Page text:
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SAINT PAUL, Minnesota. May 24, 2023 – Gov. Tim Walz has signed into law historic budgets for education, labor and taxes that could provide sweeping improvements to the teaching and learning environments in Minnesota’s schools and campuses, and which pay for an important step toward true pension reform for Minnesota’s teachers, said Denise Specht, president of Education Minnesota.
“This is a life-changing package of funding and policy for the working conditions of educators and the learning environments of students – if the new money is spent correctly,” Specht said. “The pension improvements are small step toward fixing the inequities in our pension system, but our union will be back for better in 2024.”
A provision in the tax bill would spend $97 million to enable most Minnesota teachers to retire with a full pension a year earlier by reducing the normal retirement age from 66 to 65 while increasing contributions from employers and employees. Additional details are available on the Education Minnesota website.
Gov. Walz, Lt. Gov. Peggy Flanagan, Senate Majority Leader Kari Dziedzic and House Speaker Melissa Hortman spoke at a bill-signing event on the Capitol steps on Wednesday morning. Specht said educators can take some credit for putting the governing coalition in place.
“Educators and parents are celebrating today because of the efforts of thousands of educators, before and after Election Day, who advocated for public education and the people who deliver it,” Specht said. “Without the work of those educators, the elections could have turned out differently and our schools would have been facing defunding through vouchers, pay cuts for teachers, the destruction of unions, attacks on LGBTQ+ students, and restrictions on our students’ freedom to learn honest lessons of history.”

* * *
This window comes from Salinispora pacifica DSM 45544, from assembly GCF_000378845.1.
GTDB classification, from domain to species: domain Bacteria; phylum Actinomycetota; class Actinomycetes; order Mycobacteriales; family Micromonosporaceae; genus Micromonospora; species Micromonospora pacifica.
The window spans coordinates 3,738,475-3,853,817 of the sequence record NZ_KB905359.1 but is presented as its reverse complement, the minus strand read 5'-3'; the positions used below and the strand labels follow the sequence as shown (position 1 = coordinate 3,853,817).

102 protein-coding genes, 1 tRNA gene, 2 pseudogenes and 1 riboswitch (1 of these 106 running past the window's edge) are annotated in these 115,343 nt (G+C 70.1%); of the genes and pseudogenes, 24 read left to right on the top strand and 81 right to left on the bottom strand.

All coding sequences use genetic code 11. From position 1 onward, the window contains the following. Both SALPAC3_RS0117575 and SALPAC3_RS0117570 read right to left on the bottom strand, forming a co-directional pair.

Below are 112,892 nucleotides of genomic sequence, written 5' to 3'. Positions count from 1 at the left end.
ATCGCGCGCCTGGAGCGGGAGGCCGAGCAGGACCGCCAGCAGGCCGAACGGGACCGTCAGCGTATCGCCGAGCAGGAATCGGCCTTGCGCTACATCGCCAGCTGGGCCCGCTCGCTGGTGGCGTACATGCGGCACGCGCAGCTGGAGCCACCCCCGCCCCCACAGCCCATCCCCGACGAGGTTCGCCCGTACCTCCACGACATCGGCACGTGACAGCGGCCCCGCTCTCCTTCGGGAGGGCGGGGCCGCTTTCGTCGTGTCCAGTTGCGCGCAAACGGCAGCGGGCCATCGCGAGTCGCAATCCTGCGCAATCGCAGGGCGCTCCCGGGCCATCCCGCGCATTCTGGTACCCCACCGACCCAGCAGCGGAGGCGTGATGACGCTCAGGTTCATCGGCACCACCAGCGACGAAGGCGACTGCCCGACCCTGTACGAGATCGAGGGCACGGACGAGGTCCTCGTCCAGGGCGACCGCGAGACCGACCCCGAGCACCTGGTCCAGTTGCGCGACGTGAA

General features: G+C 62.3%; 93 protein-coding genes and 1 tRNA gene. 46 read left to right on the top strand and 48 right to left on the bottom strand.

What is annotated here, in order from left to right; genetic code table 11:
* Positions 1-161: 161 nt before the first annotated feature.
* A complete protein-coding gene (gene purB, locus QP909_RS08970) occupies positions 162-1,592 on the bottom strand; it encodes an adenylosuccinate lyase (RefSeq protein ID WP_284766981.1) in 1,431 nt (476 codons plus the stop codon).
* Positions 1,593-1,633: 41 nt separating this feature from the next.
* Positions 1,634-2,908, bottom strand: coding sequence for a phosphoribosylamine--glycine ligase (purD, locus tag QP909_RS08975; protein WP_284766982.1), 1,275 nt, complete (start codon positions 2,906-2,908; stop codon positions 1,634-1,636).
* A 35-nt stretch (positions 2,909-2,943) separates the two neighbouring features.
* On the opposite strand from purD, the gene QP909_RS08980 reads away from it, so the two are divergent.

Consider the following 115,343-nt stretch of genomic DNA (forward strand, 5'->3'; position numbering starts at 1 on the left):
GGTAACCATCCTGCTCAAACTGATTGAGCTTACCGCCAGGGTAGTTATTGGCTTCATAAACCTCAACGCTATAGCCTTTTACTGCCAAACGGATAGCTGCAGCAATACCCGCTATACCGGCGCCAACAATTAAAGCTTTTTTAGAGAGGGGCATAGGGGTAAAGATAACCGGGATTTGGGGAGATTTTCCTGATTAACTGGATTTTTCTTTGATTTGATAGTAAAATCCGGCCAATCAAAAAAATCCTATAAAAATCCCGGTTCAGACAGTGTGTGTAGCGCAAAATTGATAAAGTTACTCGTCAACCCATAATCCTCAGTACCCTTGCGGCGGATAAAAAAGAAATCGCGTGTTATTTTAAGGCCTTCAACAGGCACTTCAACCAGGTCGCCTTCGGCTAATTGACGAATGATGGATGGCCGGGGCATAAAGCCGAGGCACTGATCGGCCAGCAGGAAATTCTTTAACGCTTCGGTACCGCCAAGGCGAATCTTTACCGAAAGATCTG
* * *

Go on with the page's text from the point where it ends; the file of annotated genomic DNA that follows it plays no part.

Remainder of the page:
Highlights of the new education budget includes $5.5 billion in new funding over the next four fiscal years and:
- An approximately 11 percent increase to the state’s financial support for E-12 public education in the first two-year budget and a 15 percent increase in the following two years.
- An increase to the state’s per-pupil formula of 4 percent in the first year of the budget and 2 percent in the second year of the next budget.
- An automatic inflationary increase to the state E-12 education budget of 2 percent to 3 percent each year starting in 2026.
- Cover 86 percent of the cost of the special education cross-subsidy, which has been one of most difficult challenges to local school budgets for decades.
- $64 million in the next biennium for more student support personnel to address shortages of counselors, psychologists, social workers, nurses and chemical dependency counselors in Minnesota schools.
- A one-time investment of $135 million to give hourly school workers, such as education support professionals, access to unemployment insurance during the summer.
- $60 million in the next biennium for the Increase Teachers of Color Act and millions more for teachers licensed to work with students with special needs.
- Full-service community schools would receive a $7.5 million boost for two years and then $5 million per year in the future.
Highlights of the new labor law include:
- Expanding topics of bargaining to include staffing ratios in public schools. The bill doesn’t set a specific ratio of students to educators, but it does require a conversation during collective bargaining about how to meet students’ needs.
- Providing the same continuing contract and due process protections for early childhood and adult education teachers as K-12 teachers, which should lead to increased compensation and more professional respect for the teachers of districts’ youngest and oldest students.
- Permitting teachers with Tier 1 licenses to join the same bargaining unit as teachers with higher-tier licenses, making it more likely teachers with Tier 1 licenses will receive employer-paid professional development and higher compensation.
Highlights of the new higher education budget include:
- A historic 12 percent increase in funding for Minnesota State’s two- and four-year higher education campuses.
- North Star Promise “last dollar” scholarships to pay all tuition and fees at Minnesota’s public colleges and universities for students with a household income under $80,000.
- Tuition freezes for current students at all Minnesota State colleges and universities.
- An additional $50 million in one-time money for campuses to shore up budgets and address ongoing structural deficits.
About Education Minnesota
Education Minnesota is the voice for professional educators and students. Education Minnesota’s members include teachers and education support professionals in Minnesota’s public school districts, faculty members at Minnesota’s community and technical colleges and University of Minnesota campuses in Duluth and Crookston, retired educators and student teachers. Education Minnesota is affiliated with the American Federation of Teachers, National Education Association and AFL-CIO.